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Yuni vs. his predecessors, part 10 March 19, 2008

Posted by Brad in commentary, stats.
Tags: , ,

Sorry for the recent slowdown. Suffice it to say, I hate Firefox crashes, taxes and the Queen Anne hill, but have a soft spot for barleywine, girlfriends, and Yuniesky Betancourt. As for Alex Rodriguez… he’s okay

1994-200: Alex Rodriguez
Stats: .309/.374/.561 in 3,126 at bats over 7 seasons. A four-time All-Star, he finished second in MVP voting in 1996, and third in 2000.
Place in M’s fandom: Forever scorned. Partly because he popularized “Who Let the Dogs Out?;” mostly because he had the gall to exercise free agency.
How did the Mariners react to Rodriguez accepting a then-historic, still-mostly-historic 10-year, $252 million dollar contract from the Texas Rangers? Not with their standard Pacific Northwest charm. Kirby Arnold (and his book) tells the story

Before his first at-bat after returning as a Ranger, Rodriguez stood in the on-deck circle unaware that a fan in the front row was using a fishing pole to dangle a dollar bill over his head. (146)

Google Alert: Alex Rodriguez gets paid to play baseball. Paid more than anybody else, ever.
For a better sense of how Seattle treated Rodriguez when the Mariners were the ones paying him, skim through Alex Rodriguez: A+ Shortstop, by Mike Shalin. Here’s a sample, kid-friendly paragraph from the “Small Market Blues” chapter:

While most players do their part in doing things to help people, no one does more than Alex. When you talk about putting something back into the game, you don’t look any further than Alex, who learned–from Griffey and others before him–how important it is to act the right way when you’re a professional athlete, or any kind of human being. Alex listened well. (11)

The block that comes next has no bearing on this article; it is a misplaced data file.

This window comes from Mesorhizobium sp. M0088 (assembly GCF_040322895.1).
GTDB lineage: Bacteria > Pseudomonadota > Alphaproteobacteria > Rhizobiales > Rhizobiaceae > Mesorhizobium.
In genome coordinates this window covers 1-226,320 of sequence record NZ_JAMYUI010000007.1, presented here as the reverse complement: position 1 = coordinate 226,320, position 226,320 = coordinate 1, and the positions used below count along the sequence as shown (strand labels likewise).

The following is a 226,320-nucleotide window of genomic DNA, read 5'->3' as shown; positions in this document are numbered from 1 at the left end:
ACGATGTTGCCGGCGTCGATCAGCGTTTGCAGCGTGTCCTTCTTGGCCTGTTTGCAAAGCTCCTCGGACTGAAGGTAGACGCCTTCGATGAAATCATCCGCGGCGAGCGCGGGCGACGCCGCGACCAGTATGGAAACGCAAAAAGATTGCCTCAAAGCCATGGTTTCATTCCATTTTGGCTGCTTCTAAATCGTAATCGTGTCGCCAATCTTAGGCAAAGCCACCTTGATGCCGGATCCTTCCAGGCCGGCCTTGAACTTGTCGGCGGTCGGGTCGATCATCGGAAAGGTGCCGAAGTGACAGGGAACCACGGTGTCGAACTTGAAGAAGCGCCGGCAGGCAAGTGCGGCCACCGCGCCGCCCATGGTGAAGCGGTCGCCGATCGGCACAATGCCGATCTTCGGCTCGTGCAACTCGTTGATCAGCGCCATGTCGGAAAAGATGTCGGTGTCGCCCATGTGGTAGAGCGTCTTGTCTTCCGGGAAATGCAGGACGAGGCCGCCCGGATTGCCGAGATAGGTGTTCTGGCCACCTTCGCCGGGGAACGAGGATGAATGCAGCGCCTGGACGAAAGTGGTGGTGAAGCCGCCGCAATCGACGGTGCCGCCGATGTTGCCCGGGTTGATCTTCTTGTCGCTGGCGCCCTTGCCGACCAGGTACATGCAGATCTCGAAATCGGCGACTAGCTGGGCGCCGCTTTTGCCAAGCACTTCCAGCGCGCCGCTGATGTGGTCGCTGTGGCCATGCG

Wikipedia/Google: Even though A-Rod was drafted by the M’s first overall straight out of high school, he gave $3.9 million to the University of Miami to renovate their baseball stadium. He’s a ‘Canes fan? Given the amount of “Miami’s #1… Not!” t-shirts worn in Seattle in the early 1990s (due to the lack of a college football national championship game), this adds to Rodriguez’s perceived villainy.
Alex Rodriguez has his own website, ARod.com, run by Major League Baseball. It’s better than OmarVizquel.com, because it features a mailbag where you can learn what Rodriguez’s slump buster is (“I just have to remember what has made me successful, and in time, the hits will come again.”)
One of Rodriguez’s nickname besides the Niehaus-coined A-Rod is “The Cooler,” which may be the only William H. Macy reference in professional sports. Perhaps people should start calling Willie Bloomquist “Little Bill.”
It bears mentioning that Rodriguez is currently the best player in baseball.

Was Alex Rodriguez a better Mariners shortstop than Yuniesky Betancourt?
Yes. But he’s not nearly as likable. Every time I try to get over his leaving Seattle, he does something unforgivable, like play for the Yankees, cheat with an egregious runner’s interference, give politicians money, or cheat with a Canadian. Rikimbili, on the other hand, has never let me down.

Next: Injuries!



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